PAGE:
Brand perception is one of the most important things to car companies. After all, a brand's reputation determines some of the most fundamental decisions in the car buying process. If you want a green car, you're going to look at brands that you perceive as "green." If you want a safe car, you're going to start researching brands that have a reputation for safety.
Perception influences that initial step down a certain car shopping path.
Consumer Reports recently released the findings of its annual brand perception survey, which is used as a sort of nationwide barometer for how people are feeling about each of the car companies.
The publication asked people to name the top car brand in seven different categories. These were "performance," "safety," "quality," "value," tech/innovation," "design" and "environmental friendliness." The brands then received an overall score which was determined by analyzing the responses of the participants.
The complete methodology of the analysis is pretty in depth and convoluted. If you're really interested in getting into the data, you can check out the full report here. Since you probably don't have time to do that, we've compiled a list of what's important: The top five and bottom five car brands in the survey.
The usual suspects -- Honda and Toyota -- scored exceptionally well. As did Ford and Chevy. But, there were a couple surprises on the list. Head through to see what Americans think about the big car brands.
No. 5 Best - Tesla
Tesla was a newcomer to the top five this year. The brand scored high in a couple of categories, taking the number one spot in the "technology/innovation" category and the number four spot in "fuel economy." Why it didn't take the number one ranking in the latter is odd, seeing as Tesla only makes all-electric vehicles.
Such positive brand perception is evidence that Tesla has come a long way in a remarkably short amount of time for a carmaker. The Palo Alto, Calif., company has only been around since 2003.
No. 4 Best - ChevroletScore: 105
Chevrolet scored very well numerous areas, including the "performance," "value" and "quality" categories. It was also a newcomer to the top five in "design," likely due to its super sleek new Corvette Stingray and SS performance cars.
The storied American automaker is famous for everything from its trucks to midsize sedans and high performance vehicles. With good perception in some of the most important areas, people obviously see Chevy as one of the best car brands.
No. 3 Best - HondaScore: 109
Honda found itself among the top five in several categories analyzed by Consumer Reports. It's not surprising. Honda's reliability, value and eco-consciousness is well-documented and respected by even the most casual car enthusiast.
Though Honda has often been criticized for its reluctance to push the envelope with design and technology, its positive perception is evidence that sticking to what it knows is a winning formula.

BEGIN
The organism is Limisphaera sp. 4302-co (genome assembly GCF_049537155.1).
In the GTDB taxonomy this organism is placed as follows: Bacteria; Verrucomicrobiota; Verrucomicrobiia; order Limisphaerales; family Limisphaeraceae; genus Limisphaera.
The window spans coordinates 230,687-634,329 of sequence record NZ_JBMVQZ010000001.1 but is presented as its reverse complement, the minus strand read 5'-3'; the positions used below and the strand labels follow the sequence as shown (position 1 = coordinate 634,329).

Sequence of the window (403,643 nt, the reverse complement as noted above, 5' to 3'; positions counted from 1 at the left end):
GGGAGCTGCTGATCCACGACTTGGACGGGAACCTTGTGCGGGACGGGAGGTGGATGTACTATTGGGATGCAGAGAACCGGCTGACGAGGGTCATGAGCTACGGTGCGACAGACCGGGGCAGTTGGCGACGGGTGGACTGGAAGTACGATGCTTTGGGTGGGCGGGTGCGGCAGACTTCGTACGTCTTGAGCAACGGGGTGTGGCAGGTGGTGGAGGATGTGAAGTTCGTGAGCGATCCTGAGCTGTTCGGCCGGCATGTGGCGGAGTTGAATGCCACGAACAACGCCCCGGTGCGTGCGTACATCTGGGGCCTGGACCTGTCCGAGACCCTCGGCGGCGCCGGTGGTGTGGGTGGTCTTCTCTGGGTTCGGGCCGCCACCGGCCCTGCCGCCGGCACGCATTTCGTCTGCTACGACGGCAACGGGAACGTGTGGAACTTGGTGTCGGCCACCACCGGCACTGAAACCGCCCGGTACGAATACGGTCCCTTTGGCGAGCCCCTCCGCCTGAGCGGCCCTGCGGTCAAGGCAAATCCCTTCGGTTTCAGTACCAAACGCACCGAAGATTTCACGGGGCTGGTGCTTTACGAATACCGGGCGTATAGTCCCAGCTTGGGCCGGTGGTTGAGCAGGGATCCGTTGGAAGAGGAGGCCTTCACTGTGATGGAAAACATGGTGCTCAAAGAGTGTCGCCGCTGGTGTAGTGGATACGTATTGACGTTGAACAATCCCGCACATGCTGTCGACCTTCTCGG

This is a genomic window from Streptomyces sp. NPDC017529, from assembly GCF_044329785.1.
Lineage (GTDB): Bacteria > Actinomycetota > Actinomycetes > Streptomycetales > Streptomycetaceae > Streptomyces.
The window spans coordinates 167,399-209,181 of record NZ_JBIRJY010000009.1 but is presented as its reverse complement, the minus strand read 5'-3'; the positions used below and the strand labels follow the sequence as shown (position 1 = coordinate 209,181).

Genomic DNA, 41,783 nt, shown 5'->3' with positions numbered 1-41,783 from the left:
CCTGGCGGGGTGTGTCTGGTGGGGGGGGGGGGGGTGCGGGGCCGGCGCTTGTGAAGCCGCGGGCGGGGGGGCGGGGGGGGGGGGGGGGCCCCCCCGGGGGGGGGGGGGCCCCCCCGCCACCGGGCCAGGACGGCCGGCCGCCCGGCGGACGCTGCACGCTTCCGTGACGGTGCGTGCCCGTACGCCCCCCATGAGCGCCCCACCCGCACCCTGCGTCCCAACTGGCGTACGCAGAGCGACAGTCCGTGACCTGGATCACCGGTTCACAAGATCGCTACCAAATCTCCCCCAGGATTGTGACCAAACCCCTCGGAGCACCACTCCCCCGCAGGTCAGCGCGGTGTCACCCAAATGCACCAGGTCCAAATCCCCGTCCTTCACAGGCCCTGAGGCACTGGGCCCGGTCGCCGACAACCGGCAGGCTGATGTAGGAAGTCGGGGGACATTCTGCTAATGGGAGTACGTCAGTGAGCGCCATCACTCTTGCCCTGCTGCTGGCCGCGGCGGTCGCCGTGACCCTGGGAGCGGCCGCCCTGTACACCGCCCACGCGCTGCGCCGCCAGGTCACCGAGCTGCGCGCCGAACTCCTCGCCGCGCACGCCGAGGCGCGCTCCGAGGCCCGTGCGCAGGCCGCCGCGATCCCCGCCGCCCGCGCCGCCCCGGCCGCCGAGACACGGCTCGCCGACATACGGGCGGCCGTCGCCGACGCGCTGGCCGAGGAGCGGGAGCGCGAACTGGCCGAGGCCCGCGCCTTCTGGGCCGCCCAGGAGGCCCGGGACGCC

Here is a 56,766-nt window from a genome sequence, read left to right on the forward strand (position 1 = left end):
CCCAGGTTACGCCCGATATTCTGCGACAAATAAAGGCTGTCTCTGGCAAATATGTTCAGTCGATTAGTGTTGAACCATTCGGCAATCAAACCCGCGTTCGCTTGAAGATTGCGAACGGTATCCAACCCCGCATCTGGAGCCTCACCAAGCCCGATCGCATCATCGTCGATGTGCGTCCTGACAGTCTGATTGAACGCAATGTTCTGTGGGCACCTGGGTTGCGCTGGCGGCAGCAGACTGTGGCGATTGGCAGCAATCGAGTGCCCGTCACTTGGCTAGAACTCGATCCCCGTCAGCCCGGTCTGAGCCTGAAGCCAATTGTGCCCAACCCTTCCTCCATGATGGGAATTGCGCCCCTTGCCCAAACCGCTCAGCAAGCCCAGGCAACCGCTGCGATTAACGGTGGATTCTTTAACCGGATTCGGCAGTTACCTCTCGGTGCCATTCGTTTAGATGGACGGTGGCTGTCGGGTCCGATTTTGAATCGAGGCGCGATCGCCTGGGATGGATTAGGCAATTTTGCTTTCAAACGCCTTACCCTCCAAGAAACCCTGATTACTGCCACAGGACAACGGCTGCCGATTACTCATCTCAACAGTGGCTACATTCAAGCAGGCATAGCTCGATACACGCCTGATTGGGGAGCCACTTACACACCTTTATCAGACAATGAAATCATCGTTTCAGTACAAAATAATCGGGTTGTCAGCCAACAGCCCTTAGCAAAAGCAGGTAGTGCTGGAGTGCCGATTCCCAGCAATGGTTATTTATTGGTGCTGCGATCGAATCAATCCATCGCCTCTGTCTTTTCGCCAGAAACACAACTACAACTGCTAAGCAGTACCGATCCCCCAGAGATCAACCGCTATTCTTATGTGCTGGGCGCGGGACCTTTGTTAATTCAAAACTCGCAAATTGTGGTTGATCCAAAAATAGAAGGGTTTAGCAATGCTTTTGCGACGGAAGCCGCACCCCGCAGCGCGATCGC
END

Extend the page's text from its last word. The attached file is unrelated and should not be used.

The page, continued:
No. 2 Best - FordScore: 120
Ford was one of the top 5 automakers in every category of the study except for "design" and "fuel economy," making it a shoo-in for a top spot on the Consumer Reports list. Ford has been on an impressive tear for a few years now, with multiple stylish and successful new products launching every year for global consumers to snatch up.
Ford's infotainment system, MyFord Touch, has been the subject of much scrutiny by critics and consumers, but the problems don't seem to be affecting the American brand's perception.
No. 1 Best - ToyotaScore: 145
Toyota is the most well-perceived auto brand, according to Consumer Reports. Scoring the number one spot in the "fuel economy," "quality" and "value" categories, Toyota blew away the rest of the competition with an overall score of 145.
There's no question that Toyota has fully recovered from its woes over the past couple of years, including the massive unintended acceleration recall and the Japanese tsunami that severely impacted production. With big sales numbers, a stable of new products and great brand perception, the automaker is back where it is used to being.
No. 5 Worst - Scion
It's interesting that Scion, one of the worst-perceived brand, is actually a part of Toyota, which is the best-perceived, according to Consumer Reports.
Scion is up slightly in perception this year, as last year it was the overall worst -- a small victory for the still-fledgling Toyota brand.
No. 4 Worst - Rolls-Royce
Seen as big, expensive and inefficient, the uber-luxurious brand of Rolls-Royce took the number four worst spot on the brand perception list. The brand scored a paltry 11 points in this year's survey.
No. 3 Worst - Jaguar
In spite of a wealth of new, attractive vehicles, such as the F-Type, Jaguar's reputation for lackluster quality and reliability still lingers in the minds of many consumers. It doesn't help that the cars aren't exactly fuel efficient or technologically cutting-edge, either.
No. 2 Worst - MaseratiScore: 8
Maserati, a luxury Italian brand owned by Fiat, is trying to gain a foothold here in the American market, namely with its new Ghibli sedan, which is priced to compete with the Mercedes-Benz E-Class and BMW 5 Series. Unfortunately, the brand does not enjoy particularly good perception, making this a tall order.
Maserati's perception couldn't get much worse right now, according to the study. Perhaps that recent Super Bowl ad will change some minds.
No. 1 Worst - Land RoverScore: 4
Although Land Rover makes some highly capable and luxurious SUVs, like the Range Rover Sport, seen here, it is far from well-perceived by American consumers. Its miserable score of four puts it firmly in place as the worst-performing brand in the Consumer Reports study.
Land Rover has generally been reputed as making cars with inferior quality and terrible gas mileage. They're also quite expensive.